Music by Alan Menken, lyrics by Jack Feldman, book by Harvey Fierstein
Troubadour Wembley Park Theatre
Rail workers, nurses and medics, ambulance workers, firemen, Royal Mail workers, teachers and university staff, civil servants. Have I left anybody out? The whole nation seems to be on strike.
Newsies is about a famous strike by newspaper delivery boys which took place in New York City in 1899. They formed a union and confronted newspaper magnate Joseph Pulitzer who had hiked up prices and lowered their already low wages.
The newsies, ragged teenagers, came from poor families; many were orphans and homeless, living on the streets. They are in the same age bracket as the 1930s Dead End Kids. It’s a story of courage and camaraderie and victory over exploitation.
It inspired a film by Disney in 2008, which flopped but which led to a successful Broadway musical in 2012 and a cult following. The music is by Alan Menken, composer of Beauty and the Beast. The lyrics are by Jack Feldman. The book is by Harvey Fierstein, author of Torch Song Trilogy.
The show has finally arrived in the UK and it’s at the Troubadour Theatre, which is located within the former Fountain Studios in Wembley Park. The theatre, large and flexible, is an excellent urban venue for this particular production. The cast move freely and regularly from the thrust stage and into the auditorium aisles and its galleries. Morgan Large’s set is a mass of scaffolding.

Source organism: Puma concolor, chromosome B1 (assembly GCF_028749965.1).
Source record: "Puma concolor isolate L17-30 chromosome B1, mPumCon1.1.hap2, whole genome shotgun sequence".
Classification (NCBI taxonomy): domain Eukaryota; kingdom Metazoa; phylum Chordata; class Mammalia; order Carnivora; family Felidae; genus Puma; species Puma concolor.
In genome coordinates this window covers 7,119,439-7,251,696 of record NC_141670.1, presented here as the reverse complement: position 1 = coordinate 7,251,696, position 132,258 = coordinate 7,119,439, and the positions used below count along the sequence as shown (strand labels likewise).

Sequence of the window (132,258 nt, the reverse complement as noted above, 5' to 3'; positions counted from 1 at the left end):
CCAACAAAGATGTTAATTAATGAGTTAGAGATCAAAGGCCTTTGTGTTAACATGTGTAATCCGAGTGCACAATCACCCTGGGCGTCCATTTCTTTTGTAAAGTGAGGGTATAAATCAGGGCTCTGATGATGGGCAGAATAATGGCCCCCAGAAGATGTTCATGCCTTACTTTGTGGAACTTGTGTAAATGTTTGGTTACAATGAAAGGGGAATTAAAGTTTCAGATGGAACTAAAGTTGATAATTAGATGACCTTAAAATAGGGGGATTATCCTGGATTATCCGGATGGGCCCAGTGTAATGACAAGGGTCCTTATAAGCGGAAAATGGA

Michael Ahomka-Lindsay plays the leader of the campaign, a 17-year-old who ran away from a juvenile detention centre. Bronté Barbé plays a reporter who supports the boys. The love interest between them is unconvincing. Cameron Blakely plays Pulitzer.
Newsies has no stars as such. It is essentially an ensemble production. The dancers take centre stage. Matt Cole directs and choreographs a cast who are very physical, athletic and acrobatic. The have a powerful impact when they dance, sing, jump, run, fly, leap, kick, roll, knee-slide, cartwheel, backflip, tap, swing on hanging lamps and pirouette. Joshua Denyer’s solos are cheered.
Alan Menken’s music is much amplified. Noisy, brassy, Jack Feldman’s lyrics and Harvey Fierstein’s dialogue are not always heard. Newsies relies on rousing numbers and the fantastic energy of the dancers to whip the audience into a frenzy and into giving them not one but two standing ovations, one after another, in the first act. The energy, OMG, THE ENERGY. They really do seize the day. The run has already been extended.
Reviewer: Robert Tanitch